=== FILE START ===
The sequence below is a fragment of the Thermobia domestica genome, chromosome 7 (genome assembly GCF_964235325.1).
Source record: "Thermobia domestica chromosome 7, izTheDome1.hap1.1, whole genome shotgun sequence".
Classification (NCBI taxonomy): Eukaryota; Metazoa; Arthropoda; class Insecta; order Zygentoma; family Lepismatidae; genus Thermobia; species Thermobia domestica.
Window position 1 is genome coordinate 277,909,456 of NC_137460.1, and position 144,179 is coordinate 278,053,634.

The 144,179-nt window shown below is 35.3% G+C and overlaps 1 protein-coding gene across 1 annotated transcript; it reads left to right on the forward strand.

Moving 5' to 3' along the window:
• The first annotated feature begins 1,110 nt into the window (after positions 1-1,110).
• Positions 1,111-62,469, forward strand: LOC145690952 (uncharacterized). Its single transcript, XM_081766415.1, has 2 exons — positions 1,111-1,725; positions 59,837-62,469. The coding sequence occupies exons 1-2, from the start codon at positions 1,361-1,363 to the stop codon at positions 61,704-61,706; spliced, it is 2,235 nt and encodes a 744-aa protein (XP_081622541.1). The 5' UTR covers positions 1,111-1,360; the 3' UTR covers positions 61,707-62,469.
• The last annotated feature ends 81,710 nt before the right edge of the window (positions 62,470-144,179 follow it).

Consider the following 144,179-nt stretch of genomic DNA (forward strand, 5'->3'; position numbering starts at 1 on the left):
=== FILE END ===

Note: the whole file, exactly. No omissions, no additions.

The sequence below is a fragment of the Thermobia domestica genome, chromosome 7 (genome assembly GCF_964235325.1).
Source record: "Thermobia domestica chromosome 7, izTheDome1.hap1.1, whole genome shotgun sequence".
Classification (NCBI taxonomy): Eukaryota; Metazoa; Arthropoda; class Insecta; order Zygentoma; family Lepismatidae; genus Thermobia; species Thermobia domestica.
Window position 1 is genome coordinate 277,909,456 of NC_137460.1, and position 144,179 is coordinate 278,053,634.

The 144,179-nt window shown below is 35.3% G+C and overlaps 1 protein-coding gene across 1 annotated transcript; it reads left to right on the forward strand.

Moving 5' to 3' along the window:
• The first annotated feature begins 1,110 nt into the window (after positions 1-1,110).
• Positions 1,111-62,469, forward strand: LOC145690952 (uncharacterized). Its single transcript, XM_081766415.1, has 2 exons — positions 1,111-1,725; positions 59,837-62,469. The coding sequence occupies exons 1-2, from the start codon at positions 1,361-1,363 to the stop codon at positions 61,704-61,706; spliced, it is 2,235 nt and encodes a 744-aa protein (XP_081622541.1). The 5' UTR covers positions 1,111-1,360; the 3' UTR covers positions 61,707-62,469.
• The last annotated feature ends 81,710 nt before the right edge of the window (positions 62,470-144,179 follow it).

Consider the following 144,179-nt stretch of genomic DNA (forward strand, 5'->3'; position numbering starts at 1 on the left):